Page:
Here is a look at some of Weston Urban’s past and upcoming projects to give a sense of what the developer could do with the historic property.

Rand Building

Weston Urban purchased the 100-year-old Rand Building from Frost Bank. It now hosts coworking space Geekdom and Pabst Brewing Company.

Courtesy Mike Farquhar

Weston Urban bought the historic Rand Building in 2013 and underwent a complete interior and exterior renovation to make way for coworking space company Geekdom. 

Pabst Brewing Company would later move its headquarters into the building in 2020. 

Milam Building

Weston Urban bought the Milam Building in San Antonio in 2016.

Weston Urban bought the Milam Building in San Antonio in 2016.

JERRY LARA /San Antonio Express-News

Weston Urban purchased this historic 21-story building at 115 E Travis Street in 2016. Randy Smith, president and CEO of Weston Urban, says the Chicago Gothic revival building would be mostly commercial and office space. Weston Urban’s website says the project is still “under construction.”

The Park

Weston Urban unveiled a 1.2-acre park  in November 2020 on the west side of downtown San Antonio near Frost Tower that is also home to Pinkerton's barbecue. 

Weston Urban unveiled a 1.2-acre park  in November 2020 on the west side of

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Opening nightmare: launching a restaurant into a world stricken by Covid and Brexit | Restaurants

Every morning last autumn, as he took the short walk from Farringdon station in central London to his new restaurant, Russell Norman came face to face with a ghost. The pandemic had hit the hospitality sector hard, and this stretch of takeaway outfits and dine-in burger chains was no exception. A Byron, a Coco di Mama, an Itsu – all long gone, doors locked, interiors dark. And then, just before the final right turn, the one that really hurt, the words on its signage removed but the outline unmistakable: Polpo.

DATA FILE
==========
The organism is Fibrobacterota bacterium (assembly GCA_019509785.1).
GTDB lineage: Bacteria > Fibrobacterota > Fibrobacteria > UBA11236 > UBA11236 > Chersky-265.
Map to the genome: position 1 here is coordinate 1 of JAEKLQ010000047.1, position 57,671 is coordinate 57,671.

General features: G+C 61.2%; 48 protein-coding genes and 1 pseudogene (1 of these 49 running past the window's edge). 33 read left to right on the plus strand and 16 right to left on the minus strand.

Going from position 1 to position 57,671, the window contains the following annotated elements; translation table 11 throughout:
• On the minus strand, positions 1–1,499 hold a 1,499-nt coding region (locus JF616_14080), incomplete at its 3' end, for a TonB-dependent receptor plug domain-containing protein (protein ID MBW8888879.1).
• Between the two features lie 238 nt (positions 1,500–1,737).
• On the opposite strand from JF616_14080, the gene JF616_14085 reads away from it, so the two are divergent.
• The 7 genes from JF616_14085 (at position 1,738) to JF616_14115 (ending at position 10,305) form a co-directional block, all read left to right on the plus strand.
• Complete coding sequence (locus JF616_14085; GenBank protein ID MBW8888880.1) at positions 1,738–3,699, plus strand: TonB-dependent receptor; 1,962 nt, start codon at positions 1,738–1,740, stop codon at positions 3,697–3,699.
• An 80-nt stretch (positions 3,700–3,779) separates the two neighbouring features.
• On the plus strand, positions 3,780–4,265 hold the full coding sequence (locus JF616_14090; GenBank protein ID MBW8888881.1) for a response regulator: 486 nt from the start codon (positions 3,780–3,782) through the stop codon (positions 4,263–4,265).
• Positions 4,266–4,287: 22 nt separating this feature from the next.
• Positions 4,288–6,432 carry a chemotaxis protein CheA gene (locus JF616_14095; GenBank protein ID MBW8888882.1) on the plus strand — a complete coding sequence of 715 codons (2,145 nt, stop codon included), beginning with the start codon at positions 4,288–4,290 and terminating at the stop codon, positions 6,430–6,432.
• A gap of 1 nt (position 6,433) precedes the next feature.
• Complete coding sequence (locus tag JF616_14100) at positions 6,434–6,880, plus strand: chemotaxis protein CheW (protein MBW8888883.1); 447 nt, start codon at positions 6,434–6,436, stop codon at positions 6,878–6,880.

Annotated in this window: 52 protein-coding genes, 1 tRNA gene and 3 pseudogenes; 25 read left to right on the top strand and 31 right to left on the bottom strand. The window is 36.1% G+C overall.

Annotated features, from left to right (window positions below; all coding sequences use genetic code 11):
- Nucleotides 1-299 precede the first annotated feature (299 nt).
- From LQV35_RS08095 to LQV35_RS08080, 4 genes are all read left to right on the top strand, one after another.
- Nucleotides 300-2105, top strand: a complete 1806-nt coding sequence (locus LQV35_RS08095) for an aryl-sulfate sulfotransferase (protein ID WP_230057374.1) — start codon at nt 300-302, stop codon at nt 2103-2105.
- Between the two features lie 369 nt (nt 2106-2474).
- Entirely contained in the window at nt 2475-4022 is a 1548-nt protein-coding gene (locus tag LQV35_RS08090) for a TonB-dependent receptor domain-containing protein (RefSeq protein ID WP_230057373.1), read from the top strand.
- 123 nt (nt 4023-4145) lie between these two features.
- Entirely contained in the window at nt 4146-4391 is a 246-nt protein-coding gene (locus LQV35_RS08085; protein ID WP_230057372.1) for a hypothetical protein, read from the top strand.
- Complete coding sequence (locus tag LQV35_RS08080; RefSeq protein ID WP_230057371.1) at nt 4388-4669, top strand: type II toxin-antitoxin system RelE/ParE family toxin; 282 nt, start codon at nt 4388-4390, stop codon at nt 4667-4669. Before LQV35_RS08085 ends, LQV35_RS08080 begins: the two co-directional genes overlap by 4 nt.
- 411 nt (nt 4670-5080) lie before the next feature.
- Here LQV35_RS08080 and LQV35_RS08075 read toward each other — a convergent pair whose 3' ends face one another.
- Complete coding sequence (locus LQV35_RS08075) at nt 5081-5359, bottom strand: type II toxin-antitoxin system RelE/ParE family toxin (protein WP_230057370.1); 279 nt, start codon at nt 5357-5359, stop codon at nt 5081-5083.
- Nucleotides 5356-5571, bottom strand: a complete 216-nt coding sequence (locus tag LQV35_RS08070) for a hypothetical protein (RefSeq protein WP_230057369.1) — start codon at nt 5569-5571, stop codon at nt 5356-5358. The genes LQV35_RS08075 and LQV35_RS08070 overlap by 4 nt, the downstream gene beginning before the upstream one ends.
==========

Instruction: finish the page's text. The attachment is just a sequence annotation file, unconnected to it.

The Venetian-inspired restaurant, which took its name from the Italian for “octopus”, had been a breakout success for Norman in the early 2010s. With its small plates, no-reservations policy and stripped-down interiors, the original Soho site had been credited with reinventing casual dining after the Great Recession. But then, like so many brands that emerged during the same period, it started to expand: taking on investors, extending tentacles across the UK, and then collapsing in instalments from 2016 onwards. Most of its sites were forced to close in the context of a broader casual dining crunch, as the cost of running a restaurant rose and the number of customers fell. These days, just two Polpos survive, in Soho and in Chelsea, west London, under the management of Norman’s former business partner Richard Beatty. Norman’s own departure from the project was finalised in June 2020.

Now, after a hiatus, he was back. For years, Norman had wanted to open an old-fashioned trattoria, replicating the homely, family run restaurants of Italy for a central London audience. A 2017 trip to Tuscany had brought his vision into sharper focus. Many of the region’s most celebrated dishes are rooted in the tradition of cucina povera (“poor cooking”), which makes resourceful use of pasta, beans, bread and offal. The food is nourishing and full of flavour, but beige and unphotogenic. In recognition of this, the restaurant would be called Brutto – or, in English, Ugly.

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Almost from the start, the name